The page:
fierce

[feers]
adjective, fiercer, fiercest.
1.
menacingly wild, savage, or hostile: fierce animals; a fierce look.
2.
violent in force, intensity, etc.: fierce winds.
3.
furiously eager or intense: fierce competition.
4.
Informal. extremely bad or severe: a fierce cold.

Origin:
1250–1300; Middle English fiers < Anglo-French fers, Old French fiers (nominative) < Latin ferus wild, fierce; cf. feral1, ferocious

fiercely, adverb
fierceness, noun
overfierce, adjective
overfiercely, adverb
overfierceness, noun
unfierce, adjective
unfiercely, adjective


1. untamed; cruel, fell, brutal; barbarous, bloodthirsty, murderous. Fierce, ferocious, truculent suggest vehemence and violence of temper, manner, or action: fierce in repelling a foe. Ferocious implies fierceness or cruelty, especially of a bloodthirsty kind, in disposition or action: a ferocious glare; ferocious brutality toward helpless refugees. Truculent suggests an intimidating or bullying fierceness of manner or conduct: His truculent attitude kept them terrified and submissive. 2, 3. furious, passionate, turbulent.


1. tame, mild.
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Based on the Random House Dictionary, © Random House, Inc. 2014.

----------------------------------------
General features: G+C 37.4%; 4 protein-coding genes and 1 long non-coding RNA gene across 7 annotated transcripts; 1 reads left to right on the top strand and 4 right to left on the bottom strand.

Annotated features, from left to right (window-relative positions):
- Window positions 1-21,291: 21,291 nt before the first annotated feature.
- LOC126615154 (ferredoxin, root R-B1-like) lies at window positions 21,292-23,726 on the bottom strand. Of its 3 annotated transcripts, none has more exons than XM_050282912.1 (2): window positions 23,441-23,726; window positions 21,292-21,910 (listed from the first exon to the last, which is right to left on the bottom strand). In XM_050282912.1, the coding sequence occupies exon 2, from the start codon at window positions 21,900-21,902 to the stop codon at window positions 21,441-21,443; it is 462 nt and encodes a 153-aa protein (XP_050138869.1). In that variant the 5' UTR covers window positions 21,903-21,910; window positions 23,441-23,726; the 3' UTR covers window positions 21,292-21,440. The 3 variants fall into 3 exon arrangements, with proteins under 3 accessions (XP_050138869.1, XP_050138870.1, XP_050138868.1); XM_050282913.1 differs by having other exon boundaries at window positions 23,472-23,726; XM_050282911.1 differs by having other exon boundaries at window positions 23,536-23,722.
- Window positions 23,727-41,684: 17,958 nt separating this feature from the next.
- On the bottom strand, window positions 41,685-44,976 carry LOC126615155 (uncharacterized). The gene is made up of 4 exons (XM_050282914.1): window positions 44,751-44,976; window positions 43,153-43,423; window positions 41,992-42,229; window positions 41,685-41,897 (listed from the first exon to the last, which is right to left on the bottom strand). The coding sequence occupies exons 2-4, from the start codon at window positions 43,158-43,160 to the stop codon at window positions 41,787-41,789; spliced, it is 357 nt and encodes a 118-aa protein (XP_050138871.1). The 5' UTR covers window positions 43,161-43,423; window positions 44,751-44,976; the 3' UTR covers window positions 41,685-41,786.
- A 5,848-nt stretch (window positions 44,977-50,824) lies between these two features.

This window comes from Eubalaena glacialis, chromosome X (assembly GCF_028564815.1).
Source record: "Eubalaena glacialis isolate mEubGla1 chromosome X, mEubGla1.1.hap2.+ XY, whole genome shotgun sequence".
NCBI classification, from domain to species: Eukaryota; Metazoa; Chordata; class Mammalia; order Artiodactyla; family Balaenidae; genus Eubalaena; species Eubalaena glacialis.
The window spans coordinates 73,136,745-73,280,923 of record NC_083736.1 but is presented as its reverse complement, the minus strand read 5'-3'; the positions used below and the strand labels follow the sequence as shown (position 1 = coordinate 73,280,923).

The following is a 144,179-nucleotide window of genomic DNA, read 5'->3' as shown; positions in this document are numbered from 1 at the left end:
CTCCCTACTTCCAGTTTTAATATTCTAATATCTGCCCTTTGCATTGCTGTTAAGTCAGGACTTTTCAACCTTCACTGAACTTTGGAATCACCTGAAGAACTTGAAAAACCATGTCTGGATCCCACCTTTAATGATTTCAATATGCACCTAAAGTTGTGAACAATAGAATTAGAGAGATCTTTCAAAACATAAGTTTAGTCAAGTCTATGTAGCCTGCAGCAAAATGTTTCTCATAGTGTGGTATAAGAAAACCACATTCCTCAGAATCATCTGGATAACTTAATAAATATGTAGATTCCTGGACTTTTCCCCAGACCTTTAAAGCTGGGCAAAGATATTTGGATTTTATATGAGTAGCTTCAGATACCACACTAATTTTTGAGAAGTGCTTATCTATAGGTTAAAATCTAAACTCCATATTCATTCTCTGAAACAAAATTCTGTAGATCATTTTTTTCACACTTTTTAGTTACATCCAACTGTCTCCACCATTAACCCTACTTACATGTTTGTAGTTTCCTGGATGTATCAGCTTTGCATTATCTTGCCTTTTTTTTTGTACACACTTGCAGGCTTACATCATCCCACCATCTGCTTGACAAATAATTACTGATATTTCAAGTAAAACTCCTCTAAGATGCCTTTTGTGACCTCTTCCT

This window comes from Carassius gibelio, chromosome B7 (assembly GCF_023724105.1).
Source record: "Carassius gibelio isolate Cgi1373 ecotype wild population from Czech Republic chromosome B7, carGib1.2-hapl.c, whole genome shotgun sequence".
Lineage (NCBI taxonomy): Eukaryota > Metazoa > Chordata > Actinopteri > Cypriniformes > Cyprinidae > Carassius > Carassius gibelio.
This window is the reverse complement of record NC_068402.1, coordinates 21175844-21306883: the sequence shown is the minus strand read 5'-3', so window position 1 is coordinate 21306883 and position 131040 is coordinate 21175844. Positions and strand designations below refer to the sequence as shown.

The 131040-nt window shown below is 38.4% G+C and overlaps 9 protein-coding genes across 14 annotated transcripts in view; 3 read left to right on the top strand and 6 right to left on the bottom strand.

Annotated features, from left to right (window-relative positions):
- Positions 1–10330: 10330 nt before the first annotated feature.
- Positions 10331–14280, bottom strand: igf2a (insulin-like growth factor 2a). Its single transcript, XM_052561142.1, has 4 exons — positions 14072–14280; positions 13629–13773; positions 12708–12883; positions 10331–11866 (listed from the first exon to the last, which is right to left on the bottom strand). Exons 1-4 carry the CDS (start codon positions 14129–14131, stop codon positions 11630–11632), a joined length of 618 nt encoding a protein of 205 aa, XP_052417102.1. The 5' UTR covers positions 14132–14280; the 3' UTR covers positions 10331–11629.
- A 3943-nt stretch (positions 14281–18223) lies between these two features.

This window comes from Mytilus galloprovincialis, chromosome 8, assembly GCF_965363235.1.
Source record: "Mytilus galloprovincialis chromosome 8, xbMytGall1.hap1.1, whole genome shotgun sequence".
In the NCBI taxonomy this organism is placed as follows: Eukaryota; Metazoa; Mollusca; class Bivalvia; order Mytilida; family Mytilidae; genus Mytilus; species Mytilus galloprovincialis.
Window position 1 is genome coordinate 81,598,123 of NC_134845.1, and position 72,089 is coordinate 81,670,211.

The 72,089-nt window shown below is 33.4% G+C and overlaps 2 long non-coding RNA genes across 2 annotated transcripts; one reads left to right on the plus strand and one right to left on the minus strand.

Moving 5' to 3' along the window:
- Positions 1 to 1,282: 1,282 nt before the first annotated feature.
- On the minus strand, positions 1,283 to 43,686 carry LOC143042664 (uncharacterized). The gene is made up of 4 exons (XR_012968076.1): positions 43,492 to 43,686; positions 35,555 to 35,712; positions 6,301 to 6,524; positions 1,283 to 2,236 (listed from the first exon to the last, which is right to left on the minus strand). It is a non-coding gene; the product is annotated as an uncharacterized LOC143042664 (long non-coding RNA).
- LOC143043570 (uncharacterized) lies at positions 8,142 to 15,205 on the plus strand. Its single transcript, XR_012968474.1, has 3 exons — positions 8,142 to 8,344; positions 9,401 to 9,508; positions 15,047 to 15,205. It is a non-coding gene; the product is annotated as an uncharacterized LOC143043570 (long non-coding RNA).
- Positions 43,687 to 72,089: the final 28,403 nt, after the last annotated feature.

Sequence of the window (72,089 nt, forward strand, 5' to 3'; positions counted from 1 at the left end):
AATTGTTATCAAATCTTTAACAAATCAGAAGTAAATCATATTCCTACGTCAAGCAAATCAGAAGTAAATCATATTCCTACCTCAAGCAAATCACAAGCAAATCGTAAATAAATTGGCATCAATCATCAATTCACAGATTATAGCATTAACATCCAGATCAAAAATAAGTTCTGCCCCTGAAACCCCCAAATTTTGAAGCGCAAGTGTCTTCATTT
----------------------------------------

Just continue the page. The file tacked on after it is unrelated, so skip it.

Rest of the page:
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World English Dictionary
fierce (fɪəs)
 
adj
1.  having a violent and unrestrained nature; savage: a fierce dog
2.  wild or turbulent in force, action, or intensity: a fierce storm
3.  vehement, intense, or strong: fierce competition
4.  informal very disagreeable or unpleasant
 
[C13: from Old French fiers, from Latin ferus]
 
'fiercely
 
adv
 
'fierceness
 
n

Collins English Dictionary - Complete & Unabridged 10th Edition
2009 © William Collins Sons & Co. Ltd. 1979, 1986 © HarperCollins
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Etymonline
Word Origin & History

fierce
mid-13c., from O.Fr. fers, nom. form of fer, fier "wild, ferocious," from L. ferus "wild, untamed," from PIE base *gwer- "wild, wild animal" (cf. Gk. ther, O.C.S. zveri, Lith. zveris "wild beast"). Originally in English also with a sense of "brave, proud," which died out 16c., but caused the word at
first to be commonly used as an epithet, which accounts for the rare instance of a French word entering English in the nominative case. Related: Fiercely; fierceness.
Online Etymology Dictionary, © 2010 Douglas Harper
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Example sentences
Were the egg to bounce free, she would fiercely peck and break it.
As it is, they often dare not, because it is too fiercely resisted by the
  tenured faculty.
Existing incendiaries tend to burn fiercely but quickly.
Others form tight settlements and are fiercely loyal to a single fat queen.
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